In Depression-era Appalachia, a desperate sheriff’s widow takes on her late husband’s job and discovers that a prayer the devil answers comes at a terrible price.
The year is 1936 and society provides no safety net for newly widowed Ellie Robbins, a woman in a small mountain town who suddenly has to support her family on her own. She’s not trained to be a teacher or a nurse, the only respectable careers for a woman. So in order to care for her children, Ellie takes the only job available: that of her late husband, the sheriff.
Ellie has long proven that she can handle herself, and her role as sheriff is largely symbolic. Yet the wariness of her male subordinates and the townspeople is palpable. Soon, as dark secrets come to light, Ellie is forced to grapple with the tenuous ties she shares with a convicted killer and the small-town superstitions that have plagued her for years.
When a condemned killer is sentenced to death for his crime, her opportunity to do so presents itself in a way she never expected. There’s one task that only a sheriff can carry out: the execution of a convicted prisoner.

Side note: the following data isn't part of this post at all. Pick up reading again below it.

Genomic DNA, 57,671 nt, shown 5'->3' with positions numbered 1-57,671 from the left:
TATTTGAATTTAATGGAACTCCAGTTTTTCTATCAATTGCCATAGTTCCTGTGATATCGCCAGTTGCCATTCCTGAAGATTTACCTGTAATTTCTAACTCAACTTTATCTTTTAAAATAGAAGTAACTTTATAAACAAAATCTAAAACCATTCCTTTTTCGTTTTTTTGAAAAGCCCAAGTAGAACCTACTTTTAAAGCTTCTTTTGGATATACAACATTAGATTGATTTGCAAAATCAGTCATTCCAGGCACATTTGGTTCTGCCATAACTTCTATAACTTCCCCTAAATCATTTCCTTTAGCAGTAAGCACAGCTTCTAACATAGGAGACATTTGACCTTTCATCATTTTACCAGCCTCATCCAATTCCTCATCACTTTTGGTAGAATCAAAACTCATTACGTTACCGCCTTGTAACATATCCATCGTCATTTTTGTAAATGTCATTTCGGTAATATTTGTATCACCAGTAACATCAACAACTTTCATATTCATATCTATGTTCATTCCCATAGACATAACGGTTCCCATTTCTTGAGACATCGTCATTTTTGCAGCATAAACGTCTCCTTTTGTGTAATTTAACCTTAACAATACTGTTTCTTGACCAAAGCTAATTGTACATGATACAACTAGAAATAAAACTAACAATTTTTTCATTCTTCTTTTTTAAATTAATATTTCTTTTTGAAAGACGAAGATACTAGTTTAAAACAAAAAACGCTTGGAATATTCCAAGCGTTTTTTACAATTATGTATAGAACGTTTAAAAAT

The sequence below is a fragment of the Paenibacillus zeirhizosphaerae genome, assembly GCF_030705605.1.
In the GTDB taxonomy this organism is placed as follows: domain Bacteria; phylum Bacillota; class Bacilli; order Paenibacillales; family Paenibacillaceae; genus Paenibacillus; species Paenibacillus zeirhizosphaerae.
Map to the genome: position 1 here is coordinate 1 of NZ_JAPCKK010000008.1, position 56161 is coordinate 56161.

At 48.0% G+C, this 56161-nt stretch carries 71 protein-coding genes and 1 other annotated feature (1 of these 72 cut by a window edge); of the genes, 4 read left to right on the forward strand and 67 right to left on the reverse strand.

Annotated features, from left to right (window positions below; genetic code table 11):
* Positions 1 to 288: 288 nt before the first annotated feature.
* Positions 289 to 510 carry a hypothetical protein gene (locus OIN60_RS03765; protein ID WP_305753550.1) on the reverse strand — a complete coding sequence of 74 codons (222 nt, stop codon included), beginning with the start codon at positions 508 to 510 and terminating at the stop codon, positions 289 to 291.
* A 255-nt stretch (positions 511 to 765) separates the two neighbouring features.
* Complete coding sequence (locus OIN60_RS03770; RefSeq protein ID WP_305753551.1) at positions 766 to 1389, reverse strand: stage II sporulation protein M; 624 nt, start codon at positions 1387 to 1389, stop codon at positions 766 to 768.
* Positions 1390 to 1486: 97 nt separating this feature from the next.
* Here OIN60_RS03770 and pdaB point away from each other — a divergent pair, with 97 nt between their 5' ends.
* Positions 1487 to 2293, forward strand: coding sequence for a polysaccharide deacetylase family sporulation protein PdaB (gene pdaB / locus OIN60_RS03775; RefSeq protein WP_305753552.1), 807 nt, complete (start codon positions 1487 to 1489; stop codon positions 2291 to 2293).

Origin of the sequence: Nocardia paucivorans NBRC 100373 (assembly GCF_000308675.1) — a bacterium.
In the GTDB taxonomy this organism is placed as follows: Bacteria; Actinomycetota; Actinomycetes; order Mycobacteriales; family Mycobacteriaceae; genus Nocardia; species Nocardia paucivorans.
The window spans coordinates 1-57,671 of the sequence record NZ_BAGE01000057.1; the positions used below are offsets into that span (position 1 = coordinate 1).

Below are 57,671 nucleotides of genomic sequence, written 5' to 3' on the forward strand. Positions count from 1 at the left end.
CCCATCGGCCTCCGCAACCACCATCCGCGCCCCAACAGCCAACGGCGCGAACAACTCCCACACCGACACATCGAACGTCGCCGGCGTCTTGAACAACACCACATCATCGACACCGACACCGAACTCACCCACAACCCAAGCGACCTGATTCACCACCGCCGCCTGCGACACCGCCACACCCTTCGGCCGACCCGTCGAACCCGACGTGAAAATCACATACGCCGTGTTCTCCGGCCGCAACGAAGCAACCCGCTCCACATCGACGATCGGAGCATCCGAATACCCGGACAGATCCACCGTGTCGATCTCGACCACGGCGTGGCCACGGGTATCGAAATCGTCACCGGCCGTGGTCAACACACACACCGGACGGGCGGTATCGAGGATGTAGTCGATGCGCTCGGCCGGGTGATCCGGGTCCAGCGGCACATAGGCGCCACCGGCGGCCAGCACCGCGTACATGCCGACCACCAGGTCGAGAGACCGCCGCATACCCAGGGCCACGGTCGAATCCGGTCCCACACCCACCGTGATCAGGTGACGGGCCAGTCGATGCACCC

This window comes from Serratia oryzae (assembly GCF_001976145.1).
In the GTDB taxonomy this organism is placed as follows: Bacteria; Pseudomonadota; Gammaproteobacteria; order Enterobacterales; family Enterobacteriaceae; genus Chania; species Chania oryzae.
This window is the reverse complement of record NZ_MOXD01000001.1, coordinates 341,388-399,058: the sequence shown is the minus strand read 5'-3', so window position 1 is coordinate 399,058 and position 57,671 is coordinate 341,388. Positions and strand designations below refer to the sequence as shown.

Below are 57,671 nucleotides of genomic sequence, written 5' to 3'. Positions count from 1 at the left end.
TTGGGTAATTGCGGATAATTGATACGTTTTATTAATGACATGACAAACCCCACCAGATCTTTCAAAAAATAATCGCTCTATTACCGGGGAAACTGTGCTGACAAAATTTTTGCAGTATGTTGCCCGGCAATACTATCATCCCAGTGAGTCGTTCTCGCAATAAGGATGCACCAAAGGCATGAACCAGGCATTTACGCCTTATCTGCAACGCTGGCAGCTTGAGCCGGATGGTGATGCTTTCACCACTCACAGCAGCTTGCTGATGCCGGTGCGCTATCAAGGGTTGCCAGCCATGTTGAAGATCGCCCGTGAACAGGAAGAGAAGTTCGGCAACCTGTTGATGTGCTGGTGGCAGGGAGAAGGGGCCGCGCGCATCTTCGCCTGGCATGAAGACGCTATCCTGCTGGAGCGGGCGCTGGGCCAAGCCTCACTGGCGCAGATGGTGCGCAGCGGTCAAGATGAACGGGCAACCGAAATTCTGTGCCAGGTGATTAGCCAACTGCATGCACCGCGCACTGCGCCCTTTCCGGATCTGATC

Atmospheric and suspenseful, Prayers the Devil Answers is rich with the same masterful attention to historical detail and captivating folklore that you cherished in McCrumb’s renowned Ballad novels. Her luscious writing brings her unforgettable characters to life with the “pure poetry” (The New York Times Book Review) that defines her astounding novels. Prayers the Devil Answers is a mesmerizing depiction of one woman’s tenacity and strength in even the most harrowing of circumstances.
A prophetic mountain game rooted in age-old superstitions about how to find a husband sets the stage for McCrumb's (The Hangman's Beautiful Daughter) ponderous morality tale, the latest in the Ballad series. Ellie and Albert are unassuming mountain folk trying to survive in a sleepy Tennessee town after the end of the first World War. After coming down from the mountain settlement, away from their families, at the promise of steady work, Albert quickly finds himself elected sheriff of their small hamlet a position of respect and a path to acceptance. Ellie is proud of him, but she's not used to the town folk and maintains her mountain ways. Unfortunately, she has to make do and get used to town quickly after Albert dies of pneumonia and she is appointed to finish his term as sheriff. Though captivating in its scope and detail, a distinct wordiness and repetition may pull readers out of McCrumb's richly textured world. An abundance of background material burdens what is an otherwise excellent exploration of one woman's journey to save her family and find herself.